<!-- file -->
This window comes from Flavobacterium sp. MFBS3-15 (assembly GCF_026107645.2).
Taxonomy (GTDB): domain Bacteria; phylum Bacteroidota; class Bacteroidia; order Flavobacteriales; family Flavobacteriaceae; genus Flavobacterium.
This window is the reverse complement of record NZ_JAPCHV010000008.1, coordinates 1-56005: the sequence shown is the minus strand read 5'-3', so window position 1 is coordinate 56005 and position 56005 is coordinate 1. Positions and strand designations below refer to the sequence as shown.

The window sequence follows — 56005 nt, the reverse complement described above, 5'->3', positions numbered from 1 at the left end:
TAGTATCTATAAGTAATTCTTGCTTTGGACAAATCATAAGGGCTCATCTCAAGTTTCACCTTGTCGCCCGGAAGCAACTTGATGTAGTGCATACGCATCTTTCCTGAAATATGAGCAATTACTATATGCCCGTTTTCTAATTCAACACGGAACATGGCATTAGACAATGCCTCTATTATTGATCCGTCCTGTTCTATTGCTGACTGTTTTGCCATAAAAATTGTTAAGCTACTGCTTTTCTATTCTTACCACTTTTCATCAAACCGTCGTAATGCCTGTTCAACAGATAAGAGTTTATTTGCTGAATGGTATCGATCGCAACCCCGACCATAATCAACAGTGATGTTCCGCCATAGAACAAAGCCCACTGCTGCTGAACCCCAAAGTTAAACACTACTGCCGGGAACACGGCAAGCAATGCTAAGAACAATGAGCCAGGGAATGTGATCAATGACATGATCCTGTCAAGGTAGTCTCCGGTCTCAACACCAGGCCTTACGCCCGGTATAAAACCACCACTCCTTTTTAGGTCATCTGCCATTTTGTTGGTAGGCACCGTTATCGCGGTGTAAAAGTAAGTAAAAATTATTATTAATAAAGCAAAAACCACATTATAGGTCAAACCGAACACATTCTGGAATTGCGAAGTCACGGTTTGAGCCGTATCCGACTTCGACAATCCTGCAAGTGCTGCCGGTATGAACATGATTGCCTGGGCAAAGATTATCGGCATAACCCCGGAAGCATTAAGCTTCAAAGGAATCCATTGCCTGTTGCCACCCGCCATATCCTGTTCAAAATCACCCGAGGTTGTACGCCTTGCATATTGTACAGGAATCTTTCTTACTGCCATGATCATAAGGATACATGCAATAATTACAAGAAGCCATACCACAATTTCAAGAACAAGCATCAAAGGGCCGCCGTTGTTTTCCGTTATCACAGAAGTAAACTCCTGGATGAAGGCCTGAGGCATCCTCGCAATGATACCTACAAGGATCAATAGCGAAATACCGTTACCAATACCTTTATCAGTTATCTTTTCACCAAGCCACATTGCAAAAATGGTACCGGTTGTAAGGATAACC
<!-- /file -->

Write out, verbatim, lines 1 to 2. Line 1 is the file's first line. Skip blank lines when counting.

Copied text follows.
This window comes from Flavobacterium sp. MFBS3-15 (assembly GCF_026107645.2).
Taxonomy (GTDB): domain Bacteria; phylum Bacteroidota; class Bacteroidia; order Flavobacteriales; family Flavobacteriaceae; genus Flavobacterium.